Are you curious about market making and its fundamental terms? Look no further! In this post, we'll dive into the world of market making and introduce its key concepts and vocabulary.
What is market making?
Market making is a crucial function in financial markets where a participant, known as a market maker, provides liquidity by continuously quoting bid and ask prices for a particular asset. The market maker plays a vital role in facilitating smooth trading activities.
Let's explore some essential terms in market making:
- Bid and Ask Prices: These are the prices at which a market maker is willing to buy (bid) or sell (ask) a specific asset. The bid price is typically lower than the ask price, creating a spread.
- Spread: The spread represents the difference between the bid and ask prices. It serves as a measure of market liquidity and the compensation received by the market maker for providing liquidity.
- Liquidity: Liquidity refers to the ease with which an asset can be bought or sold without significantly impacting its price. Market makers contribute to liquidity by providing continuous bid and ask prices, narrowing the spread, and absorbing buy and sell orders.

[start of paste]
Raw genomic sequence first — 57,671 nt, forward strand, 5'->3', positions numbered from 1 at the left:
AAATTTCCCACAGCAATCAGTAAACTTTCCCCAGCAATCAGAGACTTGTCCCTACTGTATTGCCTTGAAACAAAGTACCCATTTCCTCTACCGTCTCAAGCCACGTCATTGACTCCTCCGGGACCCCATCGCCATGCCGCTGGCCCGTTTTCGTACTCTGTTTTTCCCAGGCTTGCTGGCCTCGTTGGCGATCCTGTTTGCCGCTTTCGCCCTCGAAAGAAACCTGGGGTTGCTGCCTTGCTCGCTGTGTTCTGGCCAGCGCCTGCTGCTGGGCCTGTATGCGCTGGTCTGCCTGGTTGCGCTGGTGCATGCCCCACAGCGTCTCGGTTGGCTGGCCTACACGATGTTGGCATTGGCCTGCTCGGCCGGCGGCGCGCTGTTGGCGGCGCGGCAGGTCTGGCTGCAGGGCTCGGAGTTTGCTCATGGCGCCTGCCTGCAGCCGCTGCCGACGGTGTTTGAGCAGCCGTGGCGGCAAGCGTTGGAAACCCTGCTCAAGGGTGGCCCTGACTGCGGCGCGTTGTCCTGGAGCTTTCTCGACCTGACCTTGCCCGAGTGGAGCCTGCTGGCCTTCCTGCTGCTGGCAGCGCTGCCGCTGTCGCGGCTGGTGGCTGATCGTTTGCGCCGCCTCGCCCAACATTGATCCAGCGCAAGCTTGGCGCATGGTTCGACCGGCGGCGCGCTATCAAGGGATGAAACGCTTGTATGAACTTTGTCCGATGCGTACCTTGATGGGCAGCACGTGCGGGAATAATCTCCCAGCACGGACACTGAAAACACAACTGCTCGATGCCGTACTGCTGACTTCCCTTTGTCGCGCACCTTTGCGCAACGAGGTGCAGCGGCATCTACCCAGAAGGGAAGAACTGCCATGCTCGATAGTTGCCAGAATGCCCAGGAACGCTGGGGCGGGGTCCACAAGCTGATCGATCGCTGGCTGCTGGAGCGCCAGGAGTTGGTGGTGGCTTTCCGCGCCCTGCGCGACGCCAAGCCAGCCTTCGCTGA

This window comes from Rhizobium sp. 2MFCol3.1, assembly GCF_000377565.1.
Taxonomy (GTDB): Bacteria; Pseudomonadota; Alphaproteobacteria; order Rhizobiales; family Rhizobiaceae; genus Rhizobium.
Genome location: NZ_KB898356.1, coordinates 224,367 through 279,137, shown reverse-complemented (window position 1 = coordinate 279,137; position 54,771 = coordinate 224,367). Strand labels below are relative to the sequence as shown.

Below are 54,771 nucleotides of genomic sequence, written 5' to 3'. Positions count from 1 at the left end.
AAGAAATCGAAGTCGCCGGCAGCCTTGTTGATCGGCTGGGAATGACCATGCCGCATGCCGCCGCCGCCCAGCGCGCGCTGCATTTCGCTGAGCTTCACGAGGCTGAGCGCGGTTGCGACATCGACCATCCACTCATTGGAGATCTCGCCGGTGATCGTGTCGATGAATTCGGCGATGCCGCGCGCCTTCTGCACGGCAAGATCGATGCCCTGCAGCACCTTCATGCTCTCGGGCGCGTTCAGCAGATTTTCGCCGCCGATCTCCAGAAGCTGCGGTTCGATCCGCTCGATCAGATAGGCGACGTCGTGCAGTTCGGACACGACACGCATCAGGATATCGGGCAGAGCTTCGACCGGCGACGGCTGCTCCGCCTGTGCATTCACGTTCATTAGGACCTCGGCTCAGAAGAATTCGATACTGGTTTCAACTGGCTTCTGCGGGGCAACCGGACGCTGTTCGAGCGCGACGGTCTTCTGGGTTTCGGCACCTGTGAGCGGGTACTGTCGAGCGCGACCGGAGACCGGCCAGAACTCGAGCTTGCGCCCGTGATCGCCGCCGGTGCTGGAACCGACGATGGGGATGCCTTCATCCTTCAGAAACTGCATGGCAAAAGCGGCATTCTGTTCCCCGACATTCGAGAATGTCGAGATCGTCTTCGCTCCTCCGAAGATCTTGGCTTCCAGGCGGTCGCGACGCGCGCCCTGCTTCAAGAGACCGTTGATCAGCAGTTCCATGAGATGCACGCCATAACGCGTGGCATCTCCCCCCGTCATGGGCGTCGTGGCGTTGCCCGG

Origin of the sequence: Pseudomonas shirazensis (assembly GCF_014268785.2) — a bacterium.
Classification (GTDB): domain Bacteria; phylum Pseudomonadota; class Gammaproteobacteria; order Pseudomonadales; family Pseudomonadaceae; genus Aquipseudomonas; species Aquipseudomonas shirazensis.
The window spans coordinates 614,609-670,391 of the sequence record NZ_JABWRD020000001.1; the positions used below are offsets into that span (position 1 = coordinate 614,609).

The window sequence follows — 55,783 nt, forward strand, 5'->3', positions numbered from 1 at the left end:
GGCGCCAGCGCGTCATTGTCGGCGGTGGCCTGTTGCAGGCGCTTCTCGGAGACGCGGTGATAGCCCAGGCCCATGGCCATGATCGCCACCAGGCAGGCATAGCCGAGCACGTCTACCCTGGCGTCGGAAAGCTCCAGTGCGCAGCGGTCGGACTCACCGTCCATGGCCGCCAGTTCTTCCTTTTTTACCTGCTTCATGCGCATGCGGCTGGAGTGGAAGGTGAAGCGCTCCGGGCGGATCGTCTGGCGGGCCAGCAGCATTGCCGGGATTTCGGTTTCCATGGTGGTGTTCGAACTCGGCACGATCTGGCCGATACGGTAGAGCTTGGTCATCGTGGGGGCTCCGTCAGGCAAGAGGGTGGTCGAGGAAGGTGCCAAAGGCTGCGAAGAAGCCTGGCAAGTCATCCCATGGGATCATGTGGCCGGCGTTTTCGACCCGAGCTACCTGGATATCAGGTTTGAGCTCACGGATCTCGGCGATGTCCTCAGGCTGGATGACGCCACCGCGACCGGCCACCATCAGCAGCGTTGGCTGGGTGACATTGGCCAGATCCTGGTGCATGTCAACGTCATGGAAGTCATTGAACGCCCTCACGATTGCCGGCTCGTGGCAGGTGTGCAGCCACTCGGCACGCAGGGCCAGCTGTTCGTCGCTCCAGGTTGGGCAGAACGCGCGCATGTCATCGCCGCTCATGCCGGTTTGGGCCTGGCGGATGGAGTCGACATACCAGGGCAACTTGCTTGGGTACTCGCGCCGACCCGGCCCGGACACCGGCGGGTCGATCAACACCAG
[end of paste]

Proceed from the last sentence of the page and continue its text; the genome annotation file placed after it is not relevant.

- Order Book: The order book displays a list of outstanding buy and sell orders for a particular asset. Market makers closely monitor the order book to assess market conditions and adjust their quotes accordingly.
- Market Depth: Market depth refers to the volume of buy and sell orders at different price levels in the order book. It helps market makers gauge the overall liquidity and potential market impact of their trades.
- Market Maker's Profit: Market makers aim to profit from the bid-ask spread by buying at the bid price and selling at the ask price. However, they must carefully manage their inventory and exposure to market risks.
Now that you have a foundational understanding of market making and its key terms, you're ready to explore the fascinating roles of market makers and liquidity providers.